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Posted: 10/7/2005 11:01:52 AM EDT
what is the source of the name M-16?
why theycalled this gun M-16?
Link Posted: 10/7/2005 11:06:54 AM EDT
M16?  Its the US military's designation.  As far as I know M is essentially model, and the subsequent number is arbitrary.  The weapon was replacing the M14 and M15 rifles, so it probably seemed reasonable to use 16.  
Link Posted: 10/7/2005 11:35:00 AM EDT
Everything in the military has the "M" for model, military names and civilian names are usually different.  Example, M9 pistol is the Beretta 92, M9 bayonet, M17 gas mask, M1 Tank, M1 Rifle, M1 Carbine, M2 Carbine...

You get the picture.
Link Posted: 10/7/2005 12:37:12 PM EDT

Quoted:
Everything in the military has the "M" for model, military names and civilian names are usually different.  Example, M9 pistol is the Beretta 92, M9 bayonet, M17 gas mask, M1 Tank, M1 Rifle, M1 Carbine, M2 Carbine...

You get the picture.



I thought the can opener was P-38 ?


Link Posted: 10/7/2005 12:53:17 PM EDT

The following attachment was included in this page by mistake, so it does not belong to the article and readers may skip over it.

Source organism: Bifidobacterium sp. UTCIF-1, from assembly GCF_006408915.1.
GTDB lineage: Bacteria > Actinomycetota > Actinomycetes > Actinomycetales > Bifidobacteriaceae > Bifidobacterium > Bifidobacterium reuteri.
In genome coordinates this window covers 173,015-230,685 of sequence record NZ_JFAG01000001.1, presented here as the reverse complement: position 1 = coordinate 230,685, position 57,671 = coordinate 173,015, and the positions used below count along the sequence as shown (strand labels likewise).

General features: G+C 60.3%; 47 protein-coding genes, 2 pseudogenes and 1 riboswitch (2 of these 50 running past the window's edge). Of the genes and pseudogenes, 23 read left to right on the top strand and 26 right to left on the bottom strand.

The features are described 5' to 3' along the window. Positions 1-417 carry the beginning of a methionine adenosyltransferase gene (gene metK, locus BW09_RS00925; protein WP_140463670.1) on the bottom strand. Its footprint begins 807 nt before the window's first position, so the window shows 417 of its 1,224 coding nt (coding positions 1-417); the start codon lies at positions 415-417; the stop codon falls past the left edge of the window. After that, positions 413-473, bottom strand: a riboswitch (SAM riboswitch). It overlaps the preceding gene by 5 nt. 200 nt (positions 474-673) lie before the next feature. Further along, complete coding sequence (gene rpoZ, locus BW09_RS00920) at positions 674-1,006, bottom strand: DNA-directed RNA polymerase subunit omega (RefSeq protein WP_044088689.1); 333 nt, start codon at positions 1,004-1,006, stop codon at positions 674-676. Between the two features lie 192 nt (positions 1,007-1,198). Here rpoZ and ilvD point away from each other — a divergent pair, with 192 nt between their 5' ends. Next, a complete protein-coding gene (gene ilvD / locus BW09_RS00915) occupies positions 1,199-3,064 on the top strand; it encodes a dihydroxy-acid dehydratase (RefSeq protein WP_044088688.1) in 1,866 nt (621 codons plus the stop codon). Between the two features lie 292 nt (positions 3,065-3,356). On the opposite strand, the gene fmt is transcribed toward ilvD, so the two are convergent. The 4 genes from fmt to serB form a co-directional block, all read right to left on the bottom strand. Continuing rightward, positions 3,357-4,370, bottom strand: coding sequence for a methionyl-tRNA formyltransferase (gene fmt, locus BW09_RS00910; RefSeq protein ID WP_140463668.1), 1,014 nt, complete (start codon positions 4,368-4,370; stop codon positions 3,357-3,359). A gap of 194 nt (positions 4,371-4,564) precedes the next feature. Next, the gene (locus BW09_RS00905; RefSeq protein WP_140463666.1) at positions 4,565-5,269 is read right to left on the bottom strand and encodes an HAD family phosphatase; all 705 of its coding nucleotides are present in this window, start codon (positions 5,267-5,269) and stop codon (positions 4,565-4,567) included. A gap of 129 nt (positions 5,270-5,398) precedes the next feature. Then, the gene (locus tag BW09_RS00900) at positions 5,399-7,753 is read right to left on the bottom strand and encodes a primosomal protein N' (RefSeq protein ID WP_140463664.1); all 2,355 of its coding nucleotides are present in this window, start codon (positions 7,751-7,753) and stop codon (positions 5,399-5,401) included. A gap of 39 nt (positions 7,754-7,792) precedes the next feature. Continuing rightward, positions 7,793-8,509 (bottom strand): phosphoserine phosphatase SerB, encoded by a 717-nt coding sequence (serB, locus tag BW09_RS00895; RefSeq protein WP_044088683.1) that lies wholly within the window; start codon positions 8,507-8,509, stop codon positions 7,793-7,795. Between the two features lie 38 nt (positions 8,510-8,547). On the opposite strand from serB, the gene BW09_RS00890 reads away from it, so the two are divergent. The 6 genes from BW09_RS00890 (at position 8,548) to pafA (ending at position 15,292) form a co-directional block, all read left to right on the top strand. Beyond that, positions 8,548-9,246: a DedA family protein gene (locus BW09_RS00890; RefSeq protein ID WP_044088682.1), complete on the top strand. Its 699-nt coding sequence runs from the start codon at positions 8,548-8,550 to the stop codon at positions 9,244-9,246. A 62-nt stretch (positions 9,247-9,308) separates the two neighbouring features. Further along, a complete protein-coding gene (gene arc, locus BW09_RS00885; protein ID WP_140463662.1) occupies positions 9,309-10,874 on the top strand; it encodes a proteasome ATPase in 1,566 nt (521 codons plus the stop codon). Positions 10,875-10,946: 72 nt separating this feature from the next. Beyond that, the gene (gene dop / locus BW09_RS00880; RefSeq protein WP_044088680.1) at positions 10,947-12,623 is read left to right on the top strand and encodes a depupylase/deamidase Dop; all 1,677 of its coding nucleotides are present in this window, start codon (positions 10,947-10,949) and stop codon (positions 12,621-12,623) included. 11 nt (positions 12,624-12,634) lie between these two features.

I thought the can opener was P-38 ?


You, sir, are correct.  And in the tradition of military nomenclature the designation P-38 stands for "punture, 38" which is the number of punctures required to open a can of C-rations.
Link Posted: 10/7/2005 2:22:26 PM EDT
Come on!  The P-51 is the larger model of the P-38.  It has a larger cutting (puncturing) surface so it sure as heck does not take 51 punctures.  We used to call the P-51 the Officers model.
Link Posted: 10/7/2005 2:50:31 PM EDT

Quoted:
Come on!  The P-51 is the larger model of the P-38.  It has a larger cutting (puncturing) surface so it sure as heck does not take 51 punctures.  We used to call the P-51 the Officers model.



If there is a LESS efficient way of doing something, I assure you that officers WILL find it!

Link Posted: 10/7/2005 3:40:30 PM EDT
I thought P = pursuit...  

G
Link Posted: 10/8/2005 9:52:38 AM EDT

Quoted:

I thought the can opener was P-38 ?


You, sir, are correct.  And in the tradition of military nomenclature the designation P-38 stands for "punture, 38" which is the number of punctures required to open a can of C-rations.



Or, the P-38 because you could open a can fast as lightning, the P-38 Lightning was an airplane, hence the P-38.  I've heard both.
Link Posted: 10/8/2005 10:02:49 AM EDT
Then there is the M1, it can open lots of cans....

example:
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